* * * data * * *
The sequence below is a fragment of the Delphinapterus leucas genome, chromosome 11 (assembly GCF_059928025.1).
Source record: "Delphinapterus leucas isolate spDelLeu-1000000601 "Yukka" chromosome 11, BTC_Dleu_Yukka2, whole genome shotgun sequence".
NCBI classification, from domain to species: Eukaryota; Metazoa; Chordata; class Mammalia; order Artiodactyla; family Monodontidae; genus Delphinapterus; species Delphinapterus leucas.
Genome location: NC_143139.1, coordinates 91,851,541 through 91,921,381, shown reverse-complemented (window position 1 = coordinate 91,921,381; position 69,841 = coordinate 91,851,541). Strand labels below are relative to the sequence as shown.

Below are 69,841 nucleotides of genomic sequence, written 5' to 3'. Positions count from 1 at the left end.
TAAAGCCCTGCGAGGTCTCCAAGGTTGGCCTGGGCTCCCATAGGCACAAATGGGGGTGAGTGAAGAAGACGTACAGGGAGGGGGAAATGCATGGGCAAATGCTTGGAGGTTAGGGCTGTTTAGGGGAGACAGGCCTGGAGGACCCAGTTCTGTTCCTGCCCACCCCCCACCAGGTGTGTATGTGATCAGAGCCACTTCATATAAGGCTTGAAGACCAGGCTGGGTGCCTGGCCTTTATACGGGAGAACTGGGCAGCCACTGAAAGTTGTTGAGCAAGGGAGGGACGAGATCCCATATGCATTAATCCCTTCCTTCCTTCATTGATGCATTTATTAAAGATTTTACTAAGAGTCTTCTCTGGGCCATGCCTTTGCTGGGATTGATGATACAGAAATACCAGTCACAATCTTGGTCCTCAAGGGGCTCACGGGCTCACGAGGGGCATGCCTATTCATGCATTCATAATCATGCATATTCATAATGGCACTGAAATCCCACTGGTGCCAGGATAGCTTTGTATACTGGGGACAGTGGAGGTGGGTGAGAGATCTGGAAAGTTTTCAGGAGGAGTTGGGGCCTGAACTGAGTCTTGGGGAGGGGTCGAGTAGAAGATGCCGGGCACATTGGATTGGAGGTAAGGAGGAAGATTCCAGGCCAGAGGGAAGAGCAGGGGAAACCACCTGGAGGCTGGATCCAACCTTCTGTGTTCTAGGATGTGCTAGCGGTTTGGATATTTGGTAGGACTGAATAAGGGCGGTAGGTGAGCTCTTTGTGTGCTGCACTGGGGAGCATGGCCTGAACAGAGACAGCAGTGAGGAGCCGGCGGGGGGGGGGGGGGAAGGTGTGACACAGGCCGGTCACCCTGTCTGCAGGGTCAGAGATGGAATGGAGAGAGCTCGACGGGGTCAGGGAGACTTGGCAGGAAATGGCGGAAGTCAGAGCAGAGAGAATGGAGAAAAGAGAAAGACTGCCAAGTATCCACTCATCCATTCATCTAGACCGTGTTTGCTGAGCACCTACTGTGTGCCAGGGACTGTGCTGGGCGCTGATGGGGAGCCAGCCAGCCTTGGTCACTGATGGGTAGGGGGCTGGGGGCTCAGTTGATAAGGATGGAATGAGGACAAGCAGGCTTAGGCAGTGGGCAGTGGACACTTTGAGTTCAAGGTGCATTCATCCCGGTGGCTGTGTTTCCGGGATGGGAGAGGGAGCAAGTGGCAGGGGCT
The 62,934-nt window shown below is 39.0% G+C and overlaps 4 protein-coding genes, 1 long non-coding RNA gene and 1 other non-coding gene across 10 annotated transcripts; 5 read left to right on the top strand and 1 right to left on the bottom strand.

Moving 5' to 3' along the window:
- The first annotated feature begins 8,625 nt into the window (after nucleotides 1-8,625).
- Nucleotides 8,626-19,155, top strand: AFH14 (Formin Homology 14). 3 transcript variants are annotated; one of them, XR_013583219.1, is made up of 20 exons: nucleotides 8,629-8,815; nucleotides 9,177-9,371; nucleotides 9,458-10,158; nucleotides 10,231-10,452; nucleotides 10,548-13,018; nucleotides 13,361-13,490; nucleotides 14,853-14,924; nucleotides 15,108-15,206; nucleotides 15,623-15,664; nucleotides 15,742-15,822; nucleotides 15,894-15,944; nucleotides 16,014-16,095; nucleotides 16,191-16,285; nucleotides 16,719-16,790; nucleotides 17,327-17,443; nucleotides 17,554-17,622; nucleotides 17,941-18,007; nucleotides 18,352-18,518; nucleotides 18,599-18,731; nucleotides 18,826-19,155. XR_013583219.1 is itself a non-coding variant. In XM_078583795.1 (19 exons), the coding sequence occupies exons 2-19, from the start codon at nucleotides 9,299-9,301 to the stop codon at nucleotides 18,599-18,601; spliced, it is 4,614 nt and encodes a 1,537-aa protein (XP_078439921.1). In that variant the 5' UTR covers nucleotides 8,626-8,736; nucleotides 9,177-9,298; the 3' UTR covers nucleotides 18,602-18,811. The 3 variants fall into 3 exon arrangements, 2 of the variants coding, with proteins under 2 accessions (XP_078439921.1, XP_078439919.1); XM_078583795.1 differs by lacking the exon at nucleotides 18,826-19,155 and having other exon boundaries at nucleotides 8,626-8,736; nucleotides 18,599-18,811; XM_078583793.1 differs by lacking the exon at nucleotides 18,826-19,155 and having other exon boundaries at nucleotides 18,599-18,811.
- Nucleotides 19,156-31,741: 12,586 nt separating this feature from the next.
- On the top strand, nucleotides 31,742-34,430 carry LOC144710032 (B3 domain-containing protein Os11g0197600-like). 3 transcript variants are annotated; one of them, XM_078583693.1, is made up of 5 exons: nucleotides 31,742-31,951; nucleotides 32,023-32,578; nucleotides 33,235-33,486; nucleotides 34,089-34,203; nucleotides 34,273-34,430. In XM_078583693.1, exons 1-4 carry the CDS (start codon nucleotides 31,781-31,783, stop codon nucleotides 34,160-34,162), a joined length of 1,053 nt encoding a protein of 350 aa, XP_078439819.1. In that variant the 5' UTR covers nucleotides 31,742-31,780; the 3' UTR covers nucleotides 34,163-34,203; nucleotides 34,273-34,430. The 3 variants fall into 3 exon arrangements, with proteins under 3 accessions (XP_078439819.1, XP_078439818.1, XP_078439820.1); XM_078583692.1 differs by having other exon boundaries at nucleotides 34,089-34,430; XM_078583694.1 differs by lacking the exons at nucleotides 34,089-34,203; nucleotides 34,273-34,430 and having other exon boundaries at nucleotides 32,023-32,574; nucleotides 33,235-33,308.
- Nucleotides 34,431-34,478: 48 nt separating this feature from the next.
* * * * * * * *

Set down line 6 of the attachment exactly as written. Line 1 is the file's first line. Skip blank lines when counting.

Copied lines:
TAAAGCCCTGCGAGGTCTCCAAGGTTGGCCTGGGCTCCCATAGGCACAAATGGGGGTGAGTGAAGAAGACGTACAGGGAGGGGGAAATGCATGGGCAAATGCTTGGAGGTTAGGGCTGTTTAGGGGAGACAGGCCTGGAGGACCCAGTTCTGTTCCTGCCCACCCCCCACCAGGTGTGTATGTGATCAGAGCCACTTCATATAAGGCTTGAAGACCAGGCTGGGTGCCTGGCCTTTATACGGGAGAACTGGGCAGCCACTGAAAGTTGTTGAGCAAGGGAGGGACGAGATCCCATATGCATTAATCCCTTCCTTCCTTCATTGATGCATTTATTAAAGATTTTACTAAGAGTCTTCTCTGGGCCATGCCTTTGCTGGGATTGATGATACAGAAATACCAGTCACAATCTTGGTCCTCAAGGGGCTCACGGGCTCACGAGGGGCATGCCTATTCATGCATTCATAATCATGCATATTCATAATGGCACTGAAATCCCACTGGTGCCAGGATAGCTTTGTATACTGGGGACAGTGGAGGTGGGTGAGAGATCTGGAAAGTTTTCAGGAGGAGTTGGGGCCTGAACTGAGTCTTGGGGAGGGGTCGAGTAGAAGATGCCGGGCACATTGGATTGGAGGTAAGGAGGAAGATTCCAGGCCAGAGGGAAGAGCAGGGGAAACCACCTGGAGGCTGGATCCAACCTTCTGTGTTCTAGGATGTGCTAGCGGTTTGGATATTTGGTAGGACTGAATAAGGGCGGTAGGTGAGCTCTTTGTGTGCTGCACTGGGGAGCATGGCCTGAACAGAGACAGCAGTGAGGAGCCGGCGGGGGGGGGGGGGGAAGGTGTGACACAGGCCGGTCACCCTGTCTGCAGGGTCAGAGATGGAATGGAGAGAGCTCGACGGGGTCAGGGAGACTTGGCAGGAAATGGCGGAAGTCAGAGCAGAGAGAATGGAGAAAAGAGAAAGACTGCCAAGTATCCACTCATCCATTCATCTAGACCGTGTTTGCTGAGCACCTACTGTGTGCCAGGGACTGTGCTGGGCGCTGATGGGGAGCCAGCCAGCCTTGGTCACTGATGGGTAGGGGGCTGGGGGCTCAGTTGATAAGGATGGAATGAGGACAAGCAGGCTTAGGCAGTGGGCAGTGGACACTTTGAGTTCAAGGTGCATTCATCCCGGTGGCTGTGTTTCCGGGATGGGAGAGGGAGCAAGTGGCAGGGGCT